Once you've boosted your photo's visual impact satisfactorily, it's time to share it. Output options include the Camera Roll, BeFunky's online presence, Facebook, Twitter, Tumblr, and Flickr. You can choose any combination of these for simultaneous posting. If you choose BeFunky, you'll be asked for a name and category (you can assign more than one), otherwise you just need a name.
When I tried uploading over 3G, there was no progress bar to display the, well, progress of the upload; instead you just get a spinning "Please wait" message. This persisted indefinitely, until I restarted the app.
View from the web
On BeFunky's site, you'll see the same categories as in the app, though of course with large thumbnails. You also get buttons for Upload, Explore, and My Stream. The last only showed me a BeFunky staffer's feed, included by default. Unfortunately, the web view doesn't give you a full screen view of the photo or one with a black background like Flickr's light table view, which puts all the focus on the image. Instead, you see a busy box around the image, with share buttons and your title and category. You also see "Points." I got 10 points each for my two uploaded photos. The number of points determines how high the photo sits in the site's “hot” section.
You can upload a photo from a folder or one of your connected online services. You get all the same editing and enhancing choices as with the app, though if you want an amazingly powerful web-based photo editor, check out Pixlr. BeFunky's site also gives you all the same sharing choices, with an option to save your creation to the hard drive. By default, the photos you upload are public. Anyone viewing a photo can Like or comment via Facebook. An ad displays on every page, unlike Flickr which leaves individual photo pages ad-free, even in free accounts.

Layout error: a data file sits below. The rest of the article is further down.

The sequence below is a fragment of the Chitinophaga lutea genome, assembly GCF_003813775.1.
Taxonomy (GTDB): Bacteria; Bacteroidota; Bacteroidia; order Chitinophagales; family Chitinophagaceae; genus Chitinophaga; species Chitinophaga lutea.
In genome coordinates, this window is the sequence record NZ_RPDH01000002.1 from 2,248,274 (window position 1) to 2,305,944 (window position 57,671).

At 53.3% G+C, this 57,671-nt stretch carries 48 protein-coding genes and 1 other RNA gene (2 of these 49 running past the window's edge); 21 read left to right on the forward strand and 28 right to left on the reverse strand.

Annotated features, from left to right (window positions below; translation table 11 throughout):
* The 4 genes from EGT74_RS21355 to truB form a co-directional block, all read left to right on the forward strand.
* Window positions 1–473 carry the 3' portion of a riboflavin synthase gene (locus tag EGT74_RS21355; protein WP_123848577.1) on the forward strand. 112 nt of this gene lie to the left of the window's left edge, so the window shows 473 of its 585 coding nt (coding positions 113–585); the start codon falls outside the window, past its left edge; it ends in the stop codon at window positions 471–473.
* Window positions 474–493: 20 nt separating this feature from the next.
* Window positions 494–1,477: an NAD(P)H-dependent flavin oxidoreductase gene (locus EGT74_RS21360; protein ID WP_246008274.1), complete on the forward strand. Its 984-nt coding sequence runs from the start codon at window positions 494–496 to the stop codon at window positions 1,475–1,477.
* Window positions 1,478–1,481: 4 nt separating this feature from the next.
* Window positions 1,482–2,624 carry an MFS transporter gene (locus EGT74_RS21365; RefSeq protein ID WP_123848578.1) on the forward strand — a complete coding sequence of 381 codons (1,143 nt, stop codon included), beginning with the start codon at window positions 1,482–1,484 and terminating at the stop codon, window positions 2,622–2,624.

BeFunky is aiming to be YouTube for photos, a place where anyone on the web can find photos in "channels" based on subject. You can subscribe to these channels, which are both algorithmically and moderator ranked, or to other users' streams. The photos I found were mostly of the Instagram ilk, gussied up with filters and effects. I like the YouTube-like channel idea, but I'm able to find a much more targeted and larger selection in Flickr's Groups.
Sometimes it's better to leave selection and categorisation up to the users, as Flickr does, rather than applying algorithms and moderators. For example, BeFunky has a "Nature" channel, full of cliché, Hallmark-like images. I even found close-ups of people's faces ranked high in the category. On Flickr, by contrast, you can find groups for every subset of wildlife, down to one for a specific genus of woodpeckers. And it's got over 2000 photos!
Full BeFunky site access isn't free, either. You can upload photos at a reduced resolution for free, but for up to 2500 x 2500 pixel uploads, you'll pay £3.20 a month or £16.30 a year. In contrast, Flickr charges the same yearly fee for unlimited full resolution uploads and downloads. A Pro level BeFunky account costs £65 a year, which lets you upload photos up to 4000 x 4000 pixels. I regularly upload 4752 x 3168 pixel photos to Flickr using a £16 per year account, so BeFunky doesn't offer much value in comparison. You also don't get Flickr's map geo-tagging or even general tagging, which helps people find photos of specific things.
BeFunky give you a good deal more photo editing tools than Instagram, though no photo shooting tools like you get with Camera+ and Camera Genius. It also adds YouTube-like discovery into the mix, allowing you to subscribe to channels and users. BeFunky’s web features are richer than what Instagram offers, but pale in comparison to our top choice photo sharing site, Flickr. If you want more editing options than Instagram, the free version of BeFunky can serve you well, even if it’s not as smooth or powerful as Snapseed. By now it's probably become clear to you that while BeFunky does a lot of things, it doesn't do any of them best.